Conducted Lionel and Desmëi…

… to the rather boring excavations yesterday. They have a hire car.

Not the SERIOUSLY boring excavations on the other side of the island that I visited the day I had to walk back pushing the bike, but a rather more substantial site where they have dug up quite a lot of foundation blocks, and they are getting round to deciding what it is they’ve found. I suspect, as is usual in Greece, that when the original building fell into disuse, every piece of building material that could be loaded on a donkey or dragged on a cart was incorporated into new buildings, and what’s left is that which was too heavy to carry, too big to lift.

The site, though, is one of those places, and there are many in Greece, where the very air thrums with magic. There is a natural spring at one end of the site, a pipe, surrounded by ancient algae-covered blocks, trickling a thin stream of water which falls into a rough stone basin. It has been co-opted as a sort of roadside shrine of the Christian persuasion, and there is a wooden box with a window, containing a saintly figure and various paraphernalia. However, the spring has probably been here for millennia trickling patiently into its bowl and thence to a sort of gully filled with lush greenery that plunges towards the sea, cool and mysterious. There’s even a rough path down the gully to a narrow stony beach, but all sign of the spring water disappears before it gets there.

We picnicked in the shade of the trees and talked. Desmëi is the ideal wife for Lionel. A plump, bookish woman with a warm manner in a pleasant face. She listens and admires him, but is always ready with a clever remark when he launches on some highly embellished anecdote.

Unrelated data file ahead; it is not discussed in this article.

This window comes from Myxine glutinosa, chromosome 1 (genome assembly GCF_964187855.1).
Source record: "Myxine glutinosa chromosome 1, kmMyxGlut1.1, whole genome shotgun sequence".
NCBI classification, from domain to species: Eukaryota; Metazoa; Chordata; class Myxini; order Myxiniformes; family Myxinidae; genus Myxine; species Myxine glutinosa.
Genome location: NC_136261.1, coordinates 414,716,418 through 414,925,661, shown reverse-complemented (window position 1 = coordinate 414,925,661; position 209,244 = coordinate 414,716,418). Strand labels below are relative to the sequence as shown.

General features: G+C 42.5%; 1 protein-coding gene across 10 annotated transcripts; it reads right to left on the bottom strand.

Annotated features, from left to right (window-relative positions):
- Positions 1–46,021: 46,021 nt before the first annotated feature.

I took them to Nikos’ last night. It was a huge success. Nikos was enthusiastic to show my old friends a good time and he excelled himself with a vast meze, crowned with excellent baby lamb (actually goat, I understand, but just as nice). I had told Nikos that Lionel taught at a University in Canada. He lectures in Social Anthropology, which he privately insists on calling “Wog-watching”. To you and me, that’s just a bit of self-deprecation. Sooner or later, though, he’s going to say it to the wrong person. All my new island friends made a point of buying drinks and visiting our table to meet “the Professor” and his wife. Heaven knows when I got to bed. A return match is due tonight!

I cannot express the relief of telling Lionel everything – the relief that I’d partially felt in writing this journal. I feel so much lighter, somehow, though Nikos is attempting to reverse this sensation with his copious food.
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